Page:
In our second reading this Sunday, Paul says, I should like you to be free from anxieties (1 Cor 7:32-35). We are still in our anxiety-driven COVID year. The disease itself has been bad enough, but its collateral damage is also hugely anxiety-producing — the economic consequences for many people, the grief, the isolation, the length of the struggle. It is hard to adhere to the Lord without distraction, as Paul advises, when anxiety is so high. Anxiety knows no age — children can be anxious just as much as senior citizens can be anxious … anxiety seems to be universal and ubiquitous. We need to help one another, to pay attention to signs of anxiety in each other. And we need to use the special resource of our faith by calling on the power of the incarnate Lord living in each of us. In our Gospel reading today, the evangelist Mark is showing his readers that Jesus is more than a compelling rabbi or even a prophet. Jesus teaches with authority and then he expels a demon. Who is this, people ask, who commands and unclean spirits must obey him? This is a powerful Jesus. Later in his ministry, after his apostles have learned from him, Jesus gave them power to expel demons like he did. We have that power within us too by our baptism. What are the demons of anxiety that I ask Jesus to expel this week through his power, given to me?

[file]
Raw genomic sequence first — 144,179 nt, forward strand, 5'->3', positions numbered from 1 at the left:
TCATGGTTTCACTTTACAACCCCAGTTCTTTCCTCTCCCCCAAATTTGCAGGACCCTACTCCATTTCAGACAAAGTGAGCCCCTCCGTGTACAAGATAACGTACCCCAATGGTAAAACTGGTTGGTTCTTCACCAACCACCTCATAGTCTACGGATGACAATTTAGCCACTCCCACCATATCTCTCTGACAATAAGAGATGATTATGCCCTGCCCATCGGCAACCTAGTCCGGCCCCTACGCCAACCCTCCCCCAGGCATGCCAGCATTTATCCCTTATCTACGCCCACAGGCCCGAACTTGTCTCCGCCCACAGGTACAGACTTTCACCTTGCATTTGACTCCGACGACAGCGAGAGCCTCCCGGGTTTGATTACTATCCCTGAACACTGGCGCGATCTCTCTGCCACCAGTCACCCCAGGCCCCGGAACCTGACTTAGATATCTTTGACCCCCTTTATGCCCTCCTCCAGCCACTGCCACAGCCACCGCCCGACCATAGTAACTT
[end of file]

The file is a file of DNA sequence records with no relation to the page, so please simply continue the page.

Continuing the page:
– Blog entry by Sister Mary Garascia